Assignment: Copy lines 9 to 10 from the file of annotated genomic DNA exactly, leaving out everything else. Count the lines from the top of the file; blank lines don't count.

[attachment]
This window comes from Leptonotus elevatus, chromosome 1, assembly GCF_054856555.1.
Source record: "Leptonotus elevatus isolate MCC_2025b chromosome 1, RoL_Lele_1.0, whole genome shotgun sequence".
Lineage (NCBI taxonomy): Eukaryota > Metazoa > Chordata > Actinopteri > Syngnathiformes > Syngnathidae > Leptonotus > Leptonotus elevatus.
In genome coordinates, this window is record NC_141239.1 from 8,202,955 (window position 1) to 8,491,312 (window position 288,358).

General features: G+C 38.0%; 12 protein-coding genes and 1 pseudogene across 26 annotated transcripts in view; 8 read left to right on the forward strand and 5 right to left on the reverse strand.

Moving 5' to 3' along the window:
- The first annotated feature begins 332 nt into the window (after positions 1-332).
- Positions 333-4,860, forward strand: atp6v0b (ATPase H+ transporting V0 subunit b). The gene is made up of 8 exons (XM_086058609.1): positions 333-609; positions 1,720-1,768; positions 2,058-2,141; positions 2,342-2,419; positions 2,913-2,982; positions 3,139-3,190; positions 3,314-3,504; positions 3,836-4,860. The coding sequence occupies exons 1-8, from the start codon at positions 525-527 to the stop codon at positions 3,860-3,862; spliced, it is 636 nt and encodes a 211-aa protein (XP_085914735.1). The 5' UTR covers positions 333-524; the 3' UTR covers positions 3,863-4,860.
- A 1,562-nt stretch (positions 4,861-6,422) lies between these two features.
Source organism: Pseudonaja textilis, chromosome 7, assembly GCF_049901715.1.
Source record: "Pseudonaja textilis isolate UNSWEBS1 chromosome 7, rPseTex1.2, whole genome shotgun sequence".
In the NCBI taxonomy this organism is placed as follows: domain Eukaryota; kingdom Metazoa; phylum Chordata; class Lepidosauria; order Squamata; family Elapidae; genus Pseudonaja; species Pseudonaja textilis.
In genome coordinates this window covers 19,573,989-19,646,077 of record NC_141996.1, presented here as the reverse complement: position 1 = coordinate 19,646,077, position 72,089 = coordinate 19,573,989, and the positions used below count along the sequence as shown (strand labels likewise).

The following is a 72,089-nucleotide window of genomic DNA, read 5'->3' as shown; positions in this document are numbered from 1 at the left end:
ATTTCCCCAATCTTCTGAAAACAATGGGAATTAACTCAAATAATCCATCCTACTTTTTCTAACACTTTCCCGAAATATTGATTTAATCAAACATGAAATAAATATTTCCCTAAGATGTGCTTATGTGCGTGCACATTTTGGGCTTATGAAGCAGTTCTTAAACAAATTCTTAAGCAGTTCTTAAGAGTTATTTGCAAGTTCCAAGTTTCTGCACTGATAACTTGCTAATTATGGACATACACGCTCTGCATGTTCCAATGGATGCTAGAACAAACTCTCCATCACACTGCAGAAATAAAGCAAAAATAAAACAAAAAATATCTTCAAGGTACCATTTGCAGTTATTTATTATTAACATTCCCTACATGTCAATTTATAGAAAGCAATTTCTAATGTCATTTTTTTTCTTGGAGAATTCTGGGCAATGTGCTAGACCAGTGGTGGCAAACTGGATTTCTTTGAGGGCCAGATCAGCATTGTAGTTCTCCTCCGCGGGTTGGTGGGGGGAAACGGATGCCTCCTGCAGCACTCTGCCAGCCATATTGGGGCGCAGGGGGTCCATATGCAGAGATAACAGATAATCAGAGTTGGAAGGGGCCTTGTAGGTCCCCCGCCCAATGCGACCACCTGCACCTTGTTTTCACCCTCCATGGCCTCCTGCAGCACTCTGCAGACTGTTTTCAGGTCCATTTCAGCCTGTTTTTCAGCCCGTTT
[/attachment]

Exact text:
- A 1,562-nt stretch (positions 4,861-6,422) lies between these two features.
Source organism: Pseudonaja textilis, chromosome 7, assembly GCF_049901715.1.